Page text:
Do you give assessments to your students? They have always been a must in my classroom. I want to talk to you about the importance of assessments. I will give you a break down of why I give assessments and some strategies to administer them. In kindergarten, it is very challenging to give your students paper-pencil assessments due to their capabilities in reading, writing, etc. I have some tips that require no paper or pencils as well as some that do.
Why are assessments important?
I use my student’s data to drive instruction and to group them accordingly into small groups.
- Instruction – If the majority of my class is not grasping certain concepts, then I know it’s not time to move on. How will I know if they are ready or not? Here is where the importance of assessments comes into play. Once about 85% of my student’s have mastered a certain concept, I can pull that 15 % of my students into a small group and work with them.
- Small groups – As I stated above, this is a time to work with struggling students who aren’t quite grasping certain skills. Maybe the way I am teaching a concept in a whole group lesson isn’t quite resonating with them, so I try to find new ways to help them understand. Also, I use assessments to group my students into different levels for reading and math groups. If I didn’t asses, I may have students in my group who can fluently read CVC words and another student who’s still mastering their letter sounds. That just wouldn’t work because that small group time is precious and every second counts.
What types of assessments are there?
When we think of assessments we think of students using paper and a pencil and answering questions. This takes a lot of time to prep and grade! For some things, yes it needs to be done, but not for everything. Especially in the early childhood classrooms. I have made a list of different ways to assess. Check out what has worked for me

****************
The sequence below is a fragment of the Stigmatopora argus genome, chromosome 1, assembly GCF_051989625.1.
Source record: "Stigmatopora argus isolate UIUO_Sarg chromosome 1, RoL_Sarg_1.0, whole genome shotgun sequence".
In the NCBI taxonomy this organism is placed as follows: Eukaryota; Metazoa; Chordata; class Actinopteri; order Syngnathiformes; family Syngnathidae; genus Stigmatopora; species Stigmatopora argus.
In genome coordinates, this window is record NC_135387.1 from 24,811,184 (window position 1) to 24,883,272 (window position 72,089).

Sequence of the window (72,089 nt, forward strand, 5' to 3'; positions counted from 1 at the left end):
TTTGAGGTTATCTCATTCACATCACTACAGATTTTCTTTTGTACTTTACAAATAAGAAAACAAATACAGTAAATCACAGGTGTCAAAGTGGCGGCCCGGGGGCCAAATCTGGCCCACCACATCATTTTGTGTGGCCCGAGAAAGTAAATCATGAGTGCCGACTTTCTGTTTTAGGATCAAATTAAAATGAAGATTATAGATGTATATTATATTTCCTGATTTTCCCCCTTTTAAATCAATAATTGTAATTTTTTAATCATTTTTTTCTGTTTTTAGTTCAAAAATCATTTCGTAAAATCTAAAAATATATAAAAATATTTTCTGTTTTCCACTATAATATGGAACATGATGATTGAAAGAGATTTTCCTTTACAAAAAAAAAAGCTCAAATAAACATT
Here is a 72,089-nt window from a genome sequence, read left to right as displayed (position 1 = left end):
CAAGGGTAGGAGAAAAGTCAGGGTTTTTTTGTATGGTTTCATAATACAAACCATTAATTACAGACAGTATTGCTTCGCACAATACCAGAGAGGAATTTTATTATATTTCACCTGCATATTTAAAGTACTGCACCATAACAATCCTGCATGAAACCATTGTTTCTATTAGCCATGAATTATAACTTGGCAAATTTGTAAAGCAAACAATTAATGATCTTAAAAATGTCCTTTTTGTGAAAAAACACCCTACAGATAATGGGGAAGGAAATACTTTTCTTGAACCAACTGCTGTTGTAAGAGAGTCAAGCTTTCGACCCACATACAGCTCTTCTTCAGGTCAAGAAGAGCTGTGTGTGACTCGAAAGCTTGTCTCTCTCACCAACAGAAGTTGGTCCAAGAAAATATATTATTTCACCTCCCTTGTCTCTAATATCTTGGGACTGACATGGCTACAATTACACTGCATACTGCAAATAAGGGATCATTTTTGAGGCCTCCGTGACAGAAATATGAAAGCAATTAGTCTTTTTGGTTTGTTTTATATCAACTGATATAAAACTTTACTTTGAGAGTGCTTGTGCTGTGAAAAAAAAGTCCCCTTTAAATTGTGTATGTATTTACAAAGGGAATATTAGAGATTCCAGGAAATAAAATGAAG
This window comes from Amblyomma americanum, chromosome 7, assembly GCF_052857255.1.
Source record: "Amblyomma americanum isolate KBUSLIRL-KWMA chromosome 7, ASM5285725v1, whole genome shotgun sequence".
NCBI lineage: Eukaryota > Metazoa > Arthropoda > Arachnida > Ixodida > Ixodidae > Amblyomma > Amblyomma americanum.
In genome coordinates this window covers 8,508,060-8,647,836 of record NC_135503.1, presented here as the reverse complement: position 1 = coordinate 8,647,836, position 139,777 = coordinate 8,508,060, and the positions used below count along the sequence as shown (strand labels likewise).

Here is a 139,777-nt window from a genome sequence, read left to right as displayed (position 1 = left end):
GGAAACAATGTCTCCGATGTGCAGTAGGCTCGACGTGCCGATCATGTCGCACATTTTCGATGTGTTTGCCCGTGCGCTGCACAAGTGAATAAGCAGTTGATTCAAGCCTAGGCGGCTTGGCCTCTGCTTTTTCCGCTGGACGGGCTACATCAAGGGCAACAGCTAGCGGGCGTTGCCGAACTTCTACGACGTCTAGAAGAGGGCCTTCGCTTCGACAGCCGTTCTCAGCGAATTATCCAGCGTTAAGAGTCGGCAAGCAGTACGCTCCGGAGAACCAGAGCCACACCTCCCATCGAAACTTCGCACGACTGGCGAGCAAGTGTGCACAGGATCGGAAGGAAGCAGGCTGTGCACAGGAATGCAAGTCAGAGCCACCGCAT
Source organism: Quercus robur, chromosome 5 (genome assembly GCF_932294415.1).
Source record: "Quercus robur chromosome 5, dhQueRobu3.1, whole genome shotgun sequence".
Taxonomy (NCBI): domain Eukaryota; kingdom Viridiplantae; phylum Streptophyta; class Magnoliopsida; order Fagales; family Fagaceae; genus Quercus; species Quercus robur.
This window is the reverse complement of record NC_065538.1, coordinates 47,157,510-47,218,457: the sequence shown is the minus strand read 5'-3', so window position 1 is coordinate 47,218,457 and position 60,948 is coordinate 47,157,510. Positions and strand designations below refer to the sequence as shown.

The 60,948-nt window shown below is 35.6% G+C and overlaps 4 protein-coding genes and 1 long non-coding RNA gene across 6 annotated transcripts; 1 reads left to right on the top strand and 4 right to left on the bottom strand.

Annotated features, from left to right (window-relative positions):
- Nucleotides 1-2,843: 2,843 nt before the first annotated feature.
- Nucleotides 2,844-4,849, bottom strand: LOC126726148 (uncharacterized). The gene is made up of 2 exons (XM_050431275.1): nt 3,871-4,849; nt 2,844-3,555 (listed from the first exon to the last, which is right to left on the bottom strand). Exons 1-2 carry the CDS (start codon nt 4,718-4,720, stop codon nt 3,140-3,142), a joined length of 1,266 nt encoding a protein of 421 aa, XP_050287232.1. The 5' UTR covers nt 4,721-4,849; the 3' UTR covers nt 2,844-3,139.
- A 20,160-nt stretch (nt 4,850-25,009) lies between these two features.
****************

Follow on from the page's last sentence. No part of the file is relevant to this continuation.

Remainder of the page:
1. White boards
- White boards – I love using student white boards to get a 5 second assessment done and over with! By simply giving them a task such as solve this addition problem, write your first and last name, write your numbers to 10, write this CVC word in a sentence, etc I can quickly evaluate and assess. To help me remember what I have just seen, I have a clip board with my class list attached to it. I check off names of students who didn’t meet the standard or I just jot down the names of students who need more help. Sometimes, however, I just use that special “teacher mental note” and put it in the back of my brain for later.
2. Paper-pencil teacher led assessments
- Paper-pencil teacher led assessments – Most of these are administered by the teacher in a 1:1 setting. This is the best way to get the most accurate data for these little learners. In the beginning of the school year, I have zero data on my students. I need to know the basics such as letter ID and sounds, number recognition, if they can write their name and numbers, and if they can count. This helps me tremendously when I start creating my small groups. These back to school assessments and activities have been super helpful to me and other teachers too! CLICK HERE to check out these assessments!